Prime Minister Binyamin Netanyahu's visit with US President Barack Obama at the White House on Monday was a baptism of fire for the new premier. What emerged from the meeting is that Obama's priorities regarding Iran, Israel and the Arab world are diametrically opposed to Israel's priorities.
During his ad hoc press conference with Netanyahu, Obama made clear that he will not lift a finger to prevent Iran from acquiring nuclear weapons. And acting as Obama's surrogate, for the past two weeks CIA Director Leon Panetta has made clear that Obama expects Israel to also sit on its thumbs as Iran develops the means to destroy it.
Obama showed his hand on Iran in three ways. First, he set a nonbinding timetable of seven months for his policy of appeasement and engagement of the ayatollahs to work. That policy, he explained, will only be implemented after next month's Iranian presidential elections. And those direct US-Iranian talks must be given at least six months to show results before they can be assessed as successful or failed.
Here is how Dick Morris has characterized the Obama administration's view of an Iranian nuclear weapon.
we have learned that the [Obama] administration has made its peace with Iran’s nuclear aspirations. Senior administration officials acknowledge as much in off-record briefings. It is true, they say, that Iran may exploit its future talks with the US to run down the clock before they test a nuclear weapon. But, they add, if that happens, the US will simply have to live with a nuclear-armed mullocracy.”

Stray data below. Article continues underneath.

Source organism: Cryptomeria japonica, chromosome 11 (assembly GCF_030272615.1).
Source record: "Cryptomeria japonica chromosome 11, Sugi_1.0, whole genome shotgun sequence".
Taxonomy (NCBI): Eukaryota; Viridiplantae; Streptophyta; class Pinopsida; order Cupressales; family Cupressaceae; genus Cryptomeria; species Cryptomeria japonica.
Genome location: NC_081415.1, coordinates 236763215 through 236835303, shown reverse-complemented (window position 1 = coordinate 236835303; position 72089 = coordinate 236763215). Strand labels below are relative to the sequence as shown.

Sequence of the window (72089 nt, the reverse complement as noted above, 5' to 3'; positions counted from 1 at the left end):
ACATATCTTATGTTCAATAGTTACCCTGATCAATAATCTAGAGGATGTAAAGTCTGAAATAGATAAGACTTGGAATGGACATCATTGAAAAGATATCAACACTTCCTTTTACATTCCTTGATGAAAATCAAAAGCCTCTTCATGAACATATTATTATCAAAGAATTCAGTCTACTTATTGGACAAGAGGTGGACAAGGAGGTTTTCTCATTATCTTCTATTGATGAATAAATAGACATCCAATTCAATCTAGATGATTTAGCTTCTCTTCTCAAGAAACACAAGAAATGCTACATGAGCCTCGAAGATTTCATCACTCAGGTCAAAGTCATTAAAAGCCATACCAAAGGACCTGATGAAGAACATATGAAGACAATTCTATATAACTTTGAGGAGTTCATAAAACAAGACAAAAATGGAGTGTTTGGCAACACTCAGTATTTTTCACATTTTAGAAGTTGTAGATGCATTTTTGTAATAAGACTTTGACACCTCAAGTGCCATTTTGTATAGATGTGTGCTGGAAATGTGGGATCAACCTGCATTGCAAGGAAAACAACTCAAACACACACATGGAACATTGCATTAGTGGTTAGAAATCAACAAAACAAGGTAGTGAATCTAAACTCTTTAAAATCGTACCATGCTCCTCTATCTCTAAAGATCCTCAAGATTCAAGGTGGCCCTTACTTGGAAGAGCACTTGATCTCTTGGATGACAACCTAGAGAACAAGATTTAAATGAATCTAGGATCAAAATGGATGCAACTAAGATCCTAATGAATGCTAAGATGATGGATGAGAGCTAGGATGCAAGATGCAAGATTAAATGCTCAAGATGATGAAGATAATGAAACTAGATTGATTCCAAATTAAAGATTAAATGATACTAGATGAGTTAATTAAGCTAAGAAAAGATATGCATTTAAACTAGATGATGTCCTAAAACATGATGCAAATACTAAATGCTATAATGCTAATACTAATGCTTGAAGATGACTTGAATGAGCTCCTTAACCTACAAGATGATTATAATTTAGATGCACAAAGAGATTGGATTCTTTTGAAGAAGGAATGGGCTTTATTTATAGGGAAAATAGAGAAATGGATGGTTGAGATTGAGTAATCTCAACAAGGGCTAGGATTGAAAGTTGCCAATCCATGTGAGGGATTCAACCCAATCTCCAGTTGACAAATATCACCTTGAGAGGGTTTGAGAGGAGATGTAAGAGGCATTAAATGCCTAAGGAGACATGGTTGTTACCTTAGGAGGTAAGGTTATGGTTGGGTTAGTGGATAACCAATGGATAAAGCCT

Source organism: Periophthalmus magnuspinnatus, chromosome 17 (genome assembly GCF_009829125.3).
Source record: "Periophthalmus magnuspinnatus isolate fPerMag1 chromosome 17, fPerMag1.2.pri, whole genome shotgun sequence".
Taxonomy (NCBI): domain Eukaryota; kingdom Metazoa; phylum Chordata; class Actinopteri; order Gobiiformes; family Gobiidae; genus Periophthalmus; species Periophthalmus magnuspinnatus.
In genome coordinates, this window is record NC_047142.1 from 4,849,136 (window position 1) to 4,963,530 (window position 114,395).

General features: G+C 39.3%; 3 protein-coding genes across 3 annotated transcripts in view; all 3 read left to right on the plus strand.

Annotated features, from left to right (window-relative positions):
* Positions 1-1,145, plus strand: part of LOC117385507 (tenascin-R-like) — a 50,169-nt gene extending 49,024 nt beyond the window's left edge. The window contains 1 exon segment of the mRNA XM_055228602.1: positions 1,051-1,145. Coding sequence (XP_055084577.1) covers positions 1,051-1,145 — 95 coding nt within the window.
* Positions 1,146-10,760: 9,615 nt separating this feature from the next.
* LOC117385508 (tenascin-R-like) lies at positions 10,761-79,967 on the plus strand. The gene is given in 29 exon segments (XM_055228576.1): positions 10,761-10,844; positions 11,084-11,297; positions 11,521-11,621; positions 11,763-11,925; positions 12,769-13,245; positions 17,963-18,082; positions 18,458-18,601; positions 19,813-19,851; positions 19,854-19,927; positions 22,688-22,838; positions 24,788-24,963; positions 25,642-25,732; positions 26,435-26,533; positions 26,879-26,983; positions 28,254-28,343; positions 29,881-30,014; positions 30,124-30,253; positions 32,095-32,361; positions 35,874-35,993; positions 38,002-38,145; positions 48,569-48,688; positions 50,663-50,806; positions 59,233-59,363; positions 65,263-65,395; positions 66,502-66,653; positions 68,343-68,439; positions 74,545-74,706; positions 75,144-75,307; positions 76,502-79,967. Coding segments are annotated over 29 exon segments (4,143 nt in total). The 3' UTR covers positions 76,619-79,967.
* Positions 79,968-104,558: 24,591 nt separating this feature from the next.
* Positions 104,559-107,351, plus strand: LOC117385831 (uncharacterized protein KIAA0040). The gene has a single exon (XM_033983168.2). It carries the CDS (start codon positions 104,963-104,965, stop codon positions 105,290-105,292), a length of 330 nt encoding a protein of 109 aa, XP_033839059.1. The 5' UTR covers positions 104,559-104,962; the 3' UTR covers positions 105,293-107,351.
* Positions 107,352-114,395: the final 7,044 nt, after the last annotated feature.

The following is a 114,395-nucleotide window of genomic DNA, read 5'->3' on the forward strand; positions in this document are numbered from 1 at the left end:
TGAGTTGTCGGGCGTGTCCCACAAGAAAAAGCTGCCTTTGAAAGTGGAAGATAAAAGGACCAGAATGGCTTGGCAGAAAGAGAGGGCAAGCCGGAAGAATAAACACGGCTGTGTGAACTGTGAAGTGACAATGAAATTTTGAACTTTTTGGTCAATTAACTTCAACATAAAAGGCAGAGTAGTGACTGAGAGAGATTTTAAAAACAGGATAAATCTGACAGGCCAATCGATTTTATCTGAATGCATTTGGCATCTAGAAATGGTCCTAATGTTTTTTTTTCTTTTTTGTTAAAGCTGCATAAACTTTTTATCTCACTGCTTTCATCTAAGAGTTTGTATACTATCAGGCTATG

Now, if these sources are correct, then the ramifications are parts stunning and dangerous. What this says is that the Obama administration sees an Israeli attack on Iran as more dangerous than Iran having a nuclear weapon. Furthermore, the Obama administration is more comfortable confronting their ally Israel than they are their enemies in Iran. Finally, it means that President Obama views his own vision of the Middle East to be of more importance and value than Israel's security and very survival.
What's most troubling, for me at least, is the phrase "made his peace with Iranian nukes". Several years back Chicago native, Vince Vaughn, sang the seventh inning stretch at Wrigley. When being interviewed in the booth, Vaughn remarked that he made his peace with no longer living in his hometown. That's how I understand the term "make my peace" with something. It's the process of coming to terms with a situation that you would like to change but know is now impossible.
This is of course not the situation with Iran. More than that, if Iran were to get nukes, that isn't something that we could "make our peace with". It would be a game changer and that's exactly how Obama described in this interview with Bill O'Reilly.
This was not something he said he could "make his peace with". Furthermore, it's much easier for Obama to "make his peace" with Iranian nukes since the first line of fire of said nukes is Israel not the United States.
The president has a few short months to come to his senses. Iranian nuclear weapons is not something that any leader should "make their peace with". Instead, it is something that must be avoided at all costs including war. If such a stand is made clearly, that is the only chance the world has of avoiding the untennable position of the Iranian regime acquiring a nuclear weapon. So far, it appears the Obama administration is far away from this position.